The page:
Iran is in the throes of one of its most ferocious crackdowns on dissent in years, analysts say. with the government focusing on labor leaders, universities, the press, women's rights advocates, a former nuclear negotiator and Iranian-Americans, three of whom have been in prison for more than six weeks.The report in today's IHT on the latest developments in Iran also notes, "To the political crackdown, Ahmadinejad adds a messianic fervor, telling students in Qum this month that the Muslim savior would soon return." Some analysts believe that it is his belief in the imminent return of the Mahdi and the period of global chaos that is prophesied to precede the Islamic redeemer's return that lies behind some of Ahmadinejad's more provocative statements and actions. For, by fomenting international conflict, the Iranian president may well believe he is accelerating the divine timetable for the end-times.
The shift is occurring against the backdrop of an economy so stressed that although Iran is the world's second-largest oil exporter, it is on the verge of rationing gasoline. At the same time, the nuclear standoff with the West threatens to bring new sanctions.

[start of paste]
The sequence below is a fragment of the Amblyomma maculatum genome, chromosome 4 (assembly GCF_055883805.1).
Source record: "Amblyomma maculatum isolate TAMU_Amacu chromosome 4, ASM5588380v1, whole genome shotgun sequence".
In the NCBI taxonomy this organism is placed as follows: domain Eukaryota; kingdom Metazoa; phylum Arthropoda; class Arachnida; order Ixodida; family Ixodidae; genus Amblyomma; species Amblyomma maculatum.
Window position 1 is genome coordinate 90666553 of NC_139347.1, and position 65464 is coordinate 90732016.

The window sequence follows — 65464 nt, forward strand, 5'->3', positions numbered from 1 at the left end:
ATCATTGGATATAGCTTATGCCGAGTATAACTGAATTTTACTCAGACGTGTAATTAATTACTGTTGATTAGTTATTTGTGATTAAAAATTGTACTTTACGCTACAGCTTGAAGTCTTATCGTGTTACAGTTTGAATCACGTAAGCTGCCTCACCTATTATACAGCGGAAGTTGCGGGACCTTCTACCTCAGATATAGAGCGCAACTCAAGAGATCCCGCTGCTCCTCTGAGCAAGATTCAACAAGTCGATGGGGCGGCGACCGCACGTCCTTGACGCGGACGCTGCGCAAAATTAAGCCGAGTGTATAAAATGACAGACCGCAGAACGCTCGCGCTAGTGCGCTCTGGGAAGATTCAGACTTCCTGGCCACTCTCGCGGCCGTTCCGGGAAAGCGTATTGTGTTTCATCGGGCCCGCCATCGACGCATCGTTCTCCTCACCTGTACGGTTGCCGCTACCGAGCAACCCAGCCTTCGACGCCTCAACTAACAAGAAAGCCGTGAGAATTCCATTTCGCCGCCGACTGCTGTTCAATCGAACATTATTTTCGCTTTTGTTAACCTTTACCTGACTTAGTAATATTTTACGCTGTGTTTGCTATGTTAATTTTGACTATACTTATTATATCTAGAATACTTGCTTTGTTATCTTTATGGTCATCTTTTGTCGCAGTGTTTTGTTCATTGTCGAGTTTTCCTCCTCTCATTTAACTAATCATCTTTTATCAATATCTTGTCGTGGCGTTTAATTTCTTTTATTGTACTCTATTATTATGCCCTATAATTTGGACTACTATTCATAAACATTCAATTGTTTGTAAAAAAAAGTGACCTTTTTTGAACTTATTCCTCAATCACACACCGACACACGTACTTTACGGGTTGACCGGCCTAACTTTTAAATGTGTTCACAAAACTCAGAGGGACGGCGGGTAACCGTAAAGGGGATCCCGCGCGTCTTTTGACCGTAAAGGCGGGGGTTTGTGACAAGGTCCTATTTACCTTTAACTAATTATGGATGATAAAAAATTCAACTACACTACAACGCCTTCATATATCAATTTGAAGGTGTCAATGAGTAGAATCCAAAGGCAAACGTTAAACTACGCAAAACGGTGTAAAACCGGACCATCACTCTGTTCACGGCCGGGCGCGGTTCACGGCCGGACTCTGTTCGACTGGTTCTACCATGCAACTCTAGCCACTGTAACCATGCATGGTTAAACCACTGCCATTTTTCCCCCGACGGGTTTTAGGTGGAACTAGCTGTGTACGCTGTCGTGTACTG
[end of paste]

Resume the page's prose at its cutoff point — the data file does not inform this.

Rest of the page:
The hard-line administration of President Mahmoud Ahmadinejad, the analysts said, faces rising pressure for failing to deliver on promises of greater prosperity from soaring oil revenue. It has been using U.S. support for a change in government as well as a possible military attack as the pretext to hound his opposition and its sympathizers.
Some analysts described the government's reaction as a "cultural revolution," an attempt to roll back the clock to the time of the 1979 revolution, when the newly formed Islamic Republic combined religious zeal and anti-imperialist rhetoric to assert itself as a regional leader.
Another reason why lifting economic sanctions rather than imposing tougher sanctions might be a wiser approach to the current, ongoing crisis.